While there are no specific tax benefits for medical professionals, they may claim the benefit of presumptive taxation scheme for computing income from profession.
While there are no specific tax benefits for medical professionals, they may claim the benefit of presumptive taxation scheme for computing income from profession. The scheme applies to any specified profession (such as legal, medical, engineering or architectural profession or the profession of accountancy, technical consultancy, interior decoration or any other notified profession) having total gross receipts not exceeding Rs 50 lakh. Under this scheme, income from profession shall be presumed to be 50% of receipts.
An assessee opting for the scheme is not obliged to maintain books of account or have them audited. All deductions, including depreciation, will be deemed to have been already allowed. However, they can claim deduction under Chapter VI-A (80C, 80D etc.). The scheme is optional, and a person can claim that his income from the profession is lower than the presumptive profit i.e. 50 %, subject to the obligation of maintaining accounts and getting them audited. This scheme is applicable from assessment year 2017-18.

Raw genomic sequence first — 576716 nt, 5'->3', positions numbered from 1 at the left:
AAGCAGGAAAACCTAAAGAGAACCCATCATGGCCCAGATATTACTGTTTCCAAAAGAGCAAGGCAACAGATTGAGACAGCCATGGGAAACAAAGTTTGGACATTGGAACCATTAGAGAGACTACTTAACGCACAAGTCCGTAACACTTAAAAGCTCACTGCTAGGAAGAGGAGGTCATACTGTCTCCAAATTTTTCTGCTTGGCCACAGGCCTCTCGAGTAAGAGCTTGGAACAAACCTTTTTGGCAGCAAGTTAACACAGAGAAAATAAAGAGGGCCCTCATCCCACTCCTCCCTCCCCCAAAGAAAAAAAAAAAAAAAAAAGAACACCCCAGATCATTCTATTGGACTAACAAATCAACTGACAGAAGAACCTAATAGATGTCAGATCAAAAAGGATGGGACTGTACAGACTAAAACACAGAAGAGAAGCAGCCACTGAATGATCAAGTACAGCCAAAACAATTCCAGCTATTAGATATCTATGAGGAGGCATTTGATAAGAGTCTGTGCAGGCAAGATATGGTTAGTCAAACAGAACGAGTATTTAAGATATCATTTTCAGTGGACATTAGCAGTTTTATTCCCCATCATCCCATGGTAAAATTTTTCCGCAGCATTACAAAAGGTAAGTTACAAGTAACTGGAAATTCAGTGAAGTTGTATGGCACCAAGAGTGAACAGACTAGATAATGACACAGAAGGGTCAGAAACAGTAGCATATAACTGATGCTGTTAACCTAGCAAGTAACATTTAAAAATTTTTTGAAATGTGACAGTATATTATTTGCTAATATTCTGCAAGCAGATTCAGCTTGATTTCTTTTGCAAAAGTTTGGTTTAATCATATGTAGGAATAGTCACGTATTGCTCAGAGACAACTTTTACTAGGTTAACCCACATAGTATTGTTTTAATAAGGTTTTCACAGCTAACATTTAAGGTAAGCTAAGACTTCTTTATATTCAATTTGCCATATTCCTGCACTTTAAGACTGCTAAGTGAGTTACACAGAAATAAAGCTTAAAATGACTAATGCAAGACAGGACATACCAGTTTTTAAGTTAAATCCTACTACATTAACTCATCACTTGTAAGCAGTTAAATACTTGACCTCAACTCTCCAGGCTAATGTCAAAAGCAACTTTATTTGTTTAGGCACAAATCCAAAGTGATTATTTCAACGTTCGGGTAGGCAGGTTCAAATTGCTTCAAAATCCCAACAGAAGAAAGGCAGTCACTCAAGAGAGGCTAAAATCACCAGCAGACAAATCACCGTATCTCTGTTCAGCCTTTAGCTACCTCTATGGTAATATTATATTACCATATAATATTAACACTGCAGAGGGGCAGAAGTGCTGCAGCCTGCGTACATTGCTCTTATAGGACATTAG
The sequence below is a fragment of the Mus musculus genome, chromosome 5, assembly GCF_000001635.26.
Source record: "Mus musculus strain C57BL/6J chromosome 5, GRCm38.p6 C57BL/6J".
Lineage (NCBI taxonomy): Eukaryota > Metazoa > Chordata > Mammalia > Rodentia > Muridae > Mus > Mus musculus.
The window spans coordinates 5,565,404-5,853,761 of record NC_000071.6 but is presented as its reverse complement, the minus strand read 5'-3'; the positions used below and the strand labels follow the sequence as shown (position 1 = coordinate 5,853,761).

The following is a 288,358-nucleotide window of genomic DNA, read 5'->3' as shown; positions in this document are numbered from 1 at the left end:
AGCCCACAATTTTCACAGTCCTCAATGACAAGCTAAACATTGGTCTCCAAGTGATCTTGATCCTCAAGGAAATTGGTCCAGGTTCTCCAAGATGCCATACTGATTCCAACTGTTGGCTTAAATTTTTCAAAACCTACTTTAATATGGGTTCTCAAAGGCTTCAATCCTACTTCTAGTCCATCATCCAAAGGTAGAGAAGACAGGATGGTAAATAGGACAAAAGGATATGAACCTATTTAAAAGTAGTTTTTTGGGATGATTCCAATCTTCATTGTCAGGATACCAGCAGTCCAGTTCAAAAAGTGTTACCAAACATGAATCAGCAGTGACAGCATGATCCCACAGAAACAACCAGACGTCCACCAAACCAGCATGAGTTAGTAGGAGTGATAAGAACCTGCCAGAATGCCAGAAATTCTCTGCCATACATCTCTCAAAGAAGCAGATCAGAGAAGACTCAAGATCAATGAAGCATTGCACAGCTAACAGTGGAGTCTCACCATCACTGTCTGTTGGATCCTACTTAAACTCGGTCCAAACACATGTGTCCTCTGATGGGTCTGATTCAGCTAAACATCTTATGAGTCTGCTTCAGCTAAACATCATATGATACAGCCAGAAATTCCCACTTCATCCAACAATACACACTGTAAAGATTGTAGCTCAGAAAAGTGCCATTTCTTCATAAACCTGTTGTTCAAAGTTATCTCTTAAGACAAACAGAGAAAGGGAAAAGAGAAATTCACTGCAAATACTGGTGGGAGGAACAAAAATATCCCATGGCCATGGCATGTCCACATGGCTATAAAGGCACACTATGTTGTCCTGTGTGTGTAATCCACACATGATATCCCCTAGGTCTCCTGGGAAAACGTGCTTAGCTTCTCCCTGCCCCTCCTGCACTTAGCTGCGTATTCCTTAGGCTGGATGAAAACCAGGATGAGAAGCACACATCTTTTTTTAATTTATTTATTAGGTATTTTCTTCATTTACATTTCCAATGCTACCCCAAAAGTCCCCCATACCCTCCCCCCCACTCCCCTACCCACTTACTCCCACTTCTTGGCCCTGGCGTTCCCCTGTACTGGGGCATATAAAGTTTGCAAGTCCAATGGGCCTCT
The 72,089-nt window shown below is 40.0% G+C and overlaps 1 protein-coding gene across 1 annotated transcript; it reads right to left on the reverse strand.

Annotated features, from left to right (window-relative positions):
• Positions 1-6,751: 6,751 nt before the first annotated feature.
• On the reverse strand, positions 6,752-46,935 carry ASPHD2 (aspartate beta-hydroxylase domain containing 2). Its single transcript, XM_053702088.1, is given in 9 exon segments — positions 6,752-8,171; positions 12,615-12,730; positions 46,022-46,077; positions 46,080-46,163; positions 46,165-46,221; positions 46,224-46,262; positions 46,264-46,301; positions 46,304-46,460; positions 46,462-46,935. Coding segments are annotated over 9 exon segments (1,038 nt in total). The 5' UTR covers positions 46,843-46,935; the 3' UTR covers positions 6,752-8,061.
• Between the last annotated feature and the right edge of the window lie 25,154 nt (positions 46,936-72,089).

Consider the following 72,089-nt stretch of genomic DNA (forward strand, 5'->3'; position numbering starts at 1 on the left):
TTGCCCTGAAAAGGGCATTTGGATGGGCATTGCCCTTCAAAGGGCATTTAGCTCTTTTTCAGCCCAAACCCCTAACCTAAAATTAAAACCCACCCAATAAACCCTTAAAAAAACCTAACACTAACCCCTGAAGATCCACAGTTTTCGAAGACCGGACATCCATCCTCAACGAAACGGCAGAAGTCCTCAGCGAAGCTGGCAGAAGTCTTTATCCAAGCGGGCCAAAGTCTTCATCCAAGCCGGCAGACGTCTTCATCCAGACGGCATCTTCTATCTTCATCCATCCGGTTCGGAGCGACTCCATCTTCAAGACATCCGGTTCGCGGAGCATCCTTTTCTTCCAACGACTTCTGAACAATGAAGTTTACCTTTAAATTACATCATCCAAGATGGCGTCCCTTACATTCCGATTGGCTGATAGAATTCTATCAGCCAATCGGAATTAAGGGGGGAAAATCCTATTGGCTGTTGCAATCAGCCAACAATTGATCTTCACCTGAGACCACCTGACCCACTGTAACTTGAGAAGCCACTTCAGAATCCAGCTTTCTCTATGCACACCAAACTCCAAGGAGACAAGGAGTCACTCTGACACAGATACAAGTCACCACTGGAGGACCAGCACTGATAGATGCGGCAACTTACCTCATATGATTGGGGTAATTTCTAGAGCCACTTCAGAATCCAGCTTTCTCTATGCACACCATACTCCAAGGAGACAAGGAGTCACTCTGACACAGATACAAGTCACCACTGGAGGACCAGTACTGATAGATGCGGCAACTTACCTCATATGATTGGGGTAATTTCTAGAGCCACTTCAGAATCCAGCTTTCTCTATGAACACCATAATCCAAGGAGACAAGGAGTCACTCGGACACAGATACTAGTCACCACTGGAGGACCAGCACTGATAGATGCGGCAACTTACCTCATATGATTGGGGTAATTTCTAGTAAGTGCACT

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Q. My husband gifted me an immovable property earlier this month. I plan to gift the same to my brother. What will be the tax implications? (By: Sushma Nath)
A. Transfer by way of gift is not considered as transfer for the purpose of capital gains and therefore, there will be no capital gain tax either in the hands of your husband and subsequently, in your hands when you will gift it to your brother. Further, gift received from specified relatives is exempt in the hands of a recipient under Section 56(2)(x). Definition of ‘relative’ includes spouse and brother of the individual. So, a gift received from your husband and subsequently gifted to your brother will be exempt from income tax.
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